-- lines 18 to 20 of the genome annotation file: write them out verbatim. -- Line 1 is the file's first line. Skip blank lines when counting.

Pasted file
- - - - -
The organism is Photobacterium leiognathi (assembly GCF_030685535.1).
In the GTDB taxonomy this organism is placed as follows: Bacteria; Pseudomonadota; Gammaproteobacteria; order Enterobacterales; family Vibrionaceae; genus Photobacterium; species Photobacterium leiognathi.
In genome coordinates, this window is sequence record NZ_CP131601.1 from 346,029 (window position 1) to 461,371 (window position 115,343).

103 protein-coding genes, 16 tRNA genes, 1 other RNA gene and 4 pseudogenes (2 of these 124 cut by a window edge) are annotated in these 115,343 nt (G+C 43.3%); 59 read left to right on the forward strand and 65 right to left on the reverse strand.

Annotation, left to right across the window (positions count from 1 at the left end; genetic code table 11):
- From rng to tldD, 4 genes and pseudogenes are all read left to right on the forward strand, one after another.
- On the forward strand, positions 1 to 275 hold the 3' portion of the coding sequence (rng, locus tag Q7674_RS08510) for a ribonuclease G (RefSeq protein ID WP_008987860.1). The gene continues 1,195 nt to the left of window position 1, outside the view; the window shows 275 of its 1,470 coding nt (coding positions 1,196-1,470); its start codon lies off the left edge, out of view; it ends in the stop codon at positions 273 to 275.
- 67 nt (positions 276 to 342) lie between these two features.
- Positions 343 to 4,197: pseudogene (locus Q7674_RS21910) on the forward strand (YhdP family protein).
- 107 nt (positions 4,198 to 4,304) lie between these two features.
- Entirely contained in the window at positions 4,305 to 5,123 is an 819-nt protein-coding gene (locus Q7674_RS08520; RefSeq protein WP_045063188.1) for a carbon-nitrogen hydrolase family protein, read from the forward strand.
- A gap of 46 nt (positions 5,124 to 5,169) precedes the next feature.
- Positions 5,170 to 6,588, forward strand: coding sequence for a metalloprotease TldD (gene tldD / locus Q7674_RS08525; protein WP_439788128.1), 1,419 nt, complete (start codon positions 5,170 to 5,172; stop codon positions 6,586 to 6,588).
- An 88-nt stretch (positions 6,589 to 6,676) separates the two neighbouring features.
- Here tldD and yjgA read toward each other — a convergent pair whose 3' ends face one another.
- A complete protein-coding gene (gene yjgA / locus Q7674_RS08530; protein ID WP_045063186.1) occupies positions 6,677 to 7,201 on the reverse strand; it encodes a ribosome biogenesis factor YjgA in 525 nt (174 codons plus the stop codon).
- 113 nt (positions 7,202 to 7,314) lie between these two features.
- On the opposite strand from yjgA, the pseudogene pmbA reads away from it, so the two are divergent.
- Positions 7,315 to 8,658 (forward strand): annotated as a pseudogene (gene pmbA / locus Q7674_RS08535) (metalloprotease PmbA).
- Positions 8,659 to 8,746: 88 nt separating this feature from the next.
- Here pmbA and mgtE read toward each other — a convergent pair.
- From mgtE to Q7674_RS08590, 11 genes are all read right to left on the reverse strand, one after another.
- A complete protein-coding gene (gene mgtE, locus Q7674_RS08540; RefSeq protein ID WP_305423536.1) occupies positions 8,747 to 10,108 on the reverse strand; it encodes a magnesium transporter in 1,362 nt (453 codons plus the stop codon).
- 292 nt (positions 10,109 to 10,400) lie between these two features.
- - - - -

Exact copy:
- On the opposite strand from yjgA, the pseudogene pmbA reads away from it, so the two are divergent.
- Positions 7,315 to 8,658 (forward strand): annotated as a pseudogene (gene pmbA / locus Q7674_RS08535) (metalloprotease PmbA).
- Positions 8,659 to 8,746: 88 nt separating this feature from the next.